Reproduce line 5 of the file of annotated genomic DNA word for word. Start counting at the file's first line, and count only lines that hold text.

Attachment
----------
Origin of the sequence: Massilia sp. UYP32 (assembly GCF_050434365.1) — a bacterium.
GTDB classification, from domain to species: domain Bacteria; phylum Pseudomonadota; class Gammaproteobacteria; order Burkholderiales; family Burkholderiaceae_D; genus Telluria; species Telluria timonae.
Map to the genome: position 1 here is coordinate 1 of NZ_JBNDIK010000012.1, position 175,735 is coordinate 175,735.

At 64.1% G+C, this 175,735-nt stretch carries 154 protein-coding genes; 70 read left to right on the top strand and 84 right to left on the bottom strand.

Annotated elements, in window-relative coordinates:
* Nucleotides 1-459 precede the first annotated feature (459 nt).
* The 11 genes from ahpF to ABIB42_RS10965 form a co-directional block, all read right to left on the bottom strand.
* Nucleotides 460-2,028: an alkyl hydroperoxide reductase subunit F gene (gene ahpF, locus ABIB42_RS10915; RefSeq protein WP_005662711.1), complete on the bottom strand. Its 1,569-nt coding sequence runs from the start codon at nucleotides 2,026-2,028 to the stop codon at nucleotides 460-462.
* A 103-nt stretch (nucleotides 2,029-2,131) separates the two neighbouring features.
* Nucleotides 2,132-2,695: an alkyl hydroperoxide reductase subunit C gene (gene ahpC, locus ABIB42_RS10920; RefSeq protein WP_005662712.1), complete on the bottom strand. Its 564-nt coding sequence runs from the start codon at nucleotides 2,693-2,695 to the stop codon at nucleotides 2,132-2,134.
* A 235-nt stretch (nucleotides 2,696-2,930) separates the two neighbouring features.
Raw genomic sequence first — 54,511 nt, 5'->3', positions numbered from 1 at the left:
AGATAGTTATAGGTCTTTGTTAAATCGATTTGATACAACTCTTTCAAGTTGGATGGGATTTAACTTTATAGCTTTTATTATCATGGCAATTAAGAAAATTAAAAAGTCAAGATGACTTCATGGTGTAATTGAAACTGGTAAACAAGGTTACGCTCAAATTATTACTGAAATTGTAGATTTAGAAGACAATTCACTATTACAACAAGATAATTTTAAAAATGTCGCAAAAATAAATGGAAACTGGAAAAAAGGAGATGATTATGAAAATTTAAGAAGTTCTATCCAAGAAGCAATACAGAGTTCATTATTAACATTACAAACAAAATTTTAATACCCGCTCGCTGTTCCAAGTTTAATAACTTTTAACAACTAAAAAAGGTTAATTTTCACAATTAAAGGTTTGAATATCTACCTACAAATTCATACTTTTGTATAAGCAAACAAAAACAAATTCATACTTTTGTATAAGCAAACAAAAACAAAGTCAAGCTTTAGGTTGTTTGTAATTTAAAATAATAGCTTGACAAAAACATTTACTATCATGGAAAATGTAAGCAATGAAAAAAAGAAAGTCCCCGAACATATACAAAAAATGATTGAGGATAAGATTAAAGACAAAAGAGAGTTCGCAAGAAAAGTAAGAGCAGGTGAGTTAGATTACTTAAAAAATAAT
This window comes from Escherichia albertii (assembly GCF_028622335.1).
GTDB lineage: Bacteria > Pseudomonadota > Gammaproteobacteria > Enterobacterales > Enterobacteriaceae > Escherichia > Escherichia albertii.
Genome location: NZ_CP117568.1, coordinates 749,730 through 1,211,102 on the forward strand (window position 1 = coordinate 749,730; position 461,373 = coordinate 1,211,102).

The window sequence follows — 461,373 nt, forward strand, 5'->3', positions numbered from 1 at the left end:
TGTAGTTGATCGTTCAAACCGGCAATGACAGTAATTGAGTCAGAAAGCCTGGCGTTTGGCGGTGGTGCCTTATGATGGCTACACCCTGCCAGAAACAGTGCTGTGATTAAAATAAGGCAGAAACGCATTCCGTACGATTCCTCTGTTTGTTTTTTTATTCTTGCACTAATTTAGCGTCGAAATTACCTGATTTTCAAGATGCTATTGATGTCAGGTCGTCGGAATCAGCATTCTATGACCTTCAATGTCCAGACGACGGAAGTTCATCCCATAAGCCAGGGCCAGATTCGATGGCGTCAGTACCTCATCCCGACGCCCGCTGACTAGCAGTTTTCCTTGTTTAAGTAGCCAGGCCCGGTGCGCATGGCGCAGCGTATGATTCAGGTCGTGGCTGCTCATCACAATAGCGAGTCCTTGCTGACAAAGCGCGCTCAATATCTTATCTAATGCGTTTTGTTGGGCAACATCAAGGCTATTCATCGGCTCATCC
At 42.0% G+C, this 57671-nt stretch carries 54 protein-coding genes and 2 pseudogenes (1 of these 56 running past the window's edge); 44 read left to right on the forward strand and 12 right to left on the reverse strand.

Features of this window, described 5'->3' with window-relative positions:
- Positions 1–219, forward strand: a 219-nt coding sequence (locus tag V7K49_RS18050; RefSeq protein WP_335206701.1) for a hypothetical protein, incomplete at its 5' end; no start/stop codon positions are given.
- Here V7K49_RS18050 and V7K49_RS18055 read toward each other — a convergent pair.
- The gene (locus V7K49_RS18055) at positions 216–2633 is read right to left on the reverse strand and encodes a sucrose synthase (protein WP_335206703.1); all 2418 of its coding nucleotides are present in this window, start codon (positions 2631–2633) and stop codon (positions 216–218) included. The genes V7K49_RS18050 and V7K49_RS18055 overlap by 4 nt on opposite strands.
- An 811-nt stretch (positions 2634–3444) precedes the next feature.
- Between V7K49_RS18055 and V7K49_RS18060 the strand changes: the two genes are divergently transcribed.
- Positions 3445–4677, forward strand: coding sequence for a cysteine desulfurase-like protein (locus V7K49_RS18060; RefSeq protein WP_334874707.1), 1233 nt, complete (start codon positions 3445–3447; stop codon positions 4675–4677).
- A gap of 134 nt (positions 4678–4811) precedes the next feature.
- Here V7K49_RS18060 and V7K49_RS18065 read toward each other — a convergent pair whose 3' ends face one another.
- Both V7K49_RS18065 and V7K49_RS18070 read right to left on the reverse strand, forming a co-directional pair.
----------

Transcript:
Annotated elements, in window-relative coordinates: